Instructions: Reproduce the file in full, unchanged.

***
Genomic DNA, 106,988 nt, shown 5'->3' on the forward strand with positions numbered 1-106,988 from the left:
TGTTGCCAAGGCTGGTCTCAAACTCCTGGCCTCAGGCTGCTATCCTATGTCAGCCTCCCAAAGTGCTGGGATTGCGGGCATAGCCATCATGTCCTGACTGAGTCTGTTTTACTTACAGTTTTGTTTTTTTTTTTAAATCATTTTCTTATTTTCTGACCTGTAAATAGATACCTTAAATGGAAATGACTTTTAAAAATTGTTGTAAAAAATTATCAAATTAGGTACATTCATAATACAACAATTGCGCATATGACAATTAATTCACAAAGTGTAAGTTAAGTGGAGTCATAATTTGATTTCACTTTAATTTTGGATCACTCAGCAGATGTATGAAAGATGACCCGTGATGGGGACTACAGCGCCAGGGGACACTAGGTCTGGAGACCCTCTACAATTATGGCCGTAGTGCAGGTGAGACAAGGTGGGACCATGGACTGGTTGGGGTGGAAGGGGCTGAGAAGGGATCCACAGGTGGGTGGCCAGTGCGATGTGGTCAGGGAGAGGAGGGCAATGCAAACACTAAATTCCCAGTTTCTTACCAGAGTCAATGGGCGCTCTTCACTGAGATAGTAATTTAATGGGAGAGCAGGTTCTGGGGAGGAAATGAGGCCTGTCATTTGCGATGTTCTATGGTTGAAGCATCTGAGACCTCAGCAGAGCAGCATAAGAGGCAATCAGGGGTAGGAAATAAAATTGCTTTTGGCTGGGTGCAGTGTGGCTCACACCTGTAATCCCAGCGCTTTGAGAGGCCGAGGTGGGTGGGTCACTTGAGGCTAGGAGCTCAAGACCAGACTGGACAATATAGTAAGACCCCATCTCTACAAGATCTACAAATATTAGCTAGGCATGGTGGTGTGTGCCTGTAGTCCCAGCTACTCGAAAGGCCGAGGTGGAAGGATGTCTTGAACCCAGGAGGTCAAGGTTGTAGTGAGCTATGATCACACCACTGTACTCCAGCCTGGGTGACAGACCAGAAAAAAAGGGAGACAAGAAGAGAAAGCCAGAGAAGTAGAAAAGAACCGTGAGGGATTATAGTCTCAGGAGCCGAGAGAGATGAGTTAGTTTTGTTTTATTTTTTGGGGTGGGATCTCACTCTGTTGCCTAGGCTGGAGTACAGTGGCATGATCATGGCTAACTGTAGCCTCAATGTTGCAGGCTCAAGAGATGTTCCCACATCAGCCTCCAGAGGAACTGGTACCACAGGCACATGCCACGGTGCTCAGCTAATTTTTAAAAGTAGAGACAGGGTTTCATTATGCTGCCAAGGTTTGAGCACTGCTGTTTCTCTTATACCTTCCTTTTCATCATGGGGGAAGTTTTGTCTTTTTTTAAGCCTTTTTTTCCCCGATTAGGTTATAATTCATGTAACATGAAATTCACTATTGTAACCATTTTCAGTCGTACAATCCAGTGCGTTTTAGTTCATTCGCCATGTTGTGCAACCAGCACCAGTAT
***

Genomic DNA, 106,988 nt, shown 5'->3' on the forward strand with positions numbered 1-106,988 from the left:
TGTTGCCAAGGCTGGTCTCAAACTCCTGGCCTCAGGCTGCTATCCTATGTCAGCCTCCCAAAGTGCTGGGATTGCGGGCATAGCCATCATGTCCTGACTGAGTCTGTTTTACTTACAGTTTTGTTTTTTTTTTTAAATCATTTTCTTATTTTCTGACCTGTAAATAGATACCTTAAATGGAAATGACTTTTAAAAATTGTTGTAAAAAATTATCAAATTAGGTACATTCATAATACAACAATTGCGCATATGACAATTAATTCACAAAGTGTAAGTTAAGTGGAGTCATAATTTGATTTCACTTTAATTTTGGATCACTCAGCAGATGTATGAAAGATGACCCGTGATGGGGACTACAGCGCCAGGGGACACTAGGTCTGGAGACCCTCTACAATTATGGCCGTAGTGCAGGTGAGACAAGGTGGGACCATGGACTGGTTGGGGTGGAAGGGGCTGAGAAGGGATCCACAGGTGGGTGGCCAGTGCGATGTGGTCAGGGAGAGGAGGGCAATGCAAACACTAAATTCCCAGTTTCTTACCAGAGTCAATGGGCGCTCTTCACTGAGATAGTAATTTAATGGGAGAGCAGGTTCTGGGGAGGAAATGAGGCCTGTCATTTGCGATGTTCTATGGTTGAAGCATCTGAGACCTCAGCAGAGCAGCATAAGAGGCAATCAGGGGTAGGAAATAAAATTGCTTTTGGCTGGGTGCAGTGTGGCTCACACCTGTAATCCCAGCGCTTTGAGAGGCCGAGGTGGGTGGGTCACTTGAGGCTAGGAGCTCAAGACCAGACTGGACAATATAGTAAGACCCCATCTCTACAAGATCTACAAATATTAGCTAGGCATGGTGGTGTGTGCCTGTAGTCCCAGCTACTCGAAAGGCCGAGGTGGAAGGATGTCTTGAACCCAGGAGGTCAAGGTTGTAGTGAGCTATGATCACACCACTGTACTCCAGCCTGGGTGACAGACCAGAAAAAAAGGGAGACAAGAAGAGAAAGCCAGAGAAGTAGAAAAGAACCGTGAGGGATTATAGTCTCAGGAGCCGAGAGAGATGAGTTAGTTTTGTTTTATTTTTTGGGGTGGGATCTCACTCTGTTGCCTAGGCTGGAGTACAGTGGCATGATCATGGCTAACTGTAGCCTCAATGTTGCAGGCTCAAGAGATGTTCCCACATCAGCCTCCAGAGGAACTGGTACCACAGGCACATGCCACGGTGCTCAGCTAATTTTTAAAAGTAGAGACAGGGTTTCATTATGCTGCCAAGGTTTGAGCACTGCTGTTTCTCTTATACCTTCCTTTTCATCATGGGGGAAGTTTTGTCTTTTTTTAAGCCTTTTTTTCCCCGATTAGGTTATAATTCATGTAACATGAAATTCACTATTGTAACCATTTTCAGTCGTACAATCCAGTGCGTTTTAGTTCATTCGCCATGTTGTGCAACCAGCACCAGTAT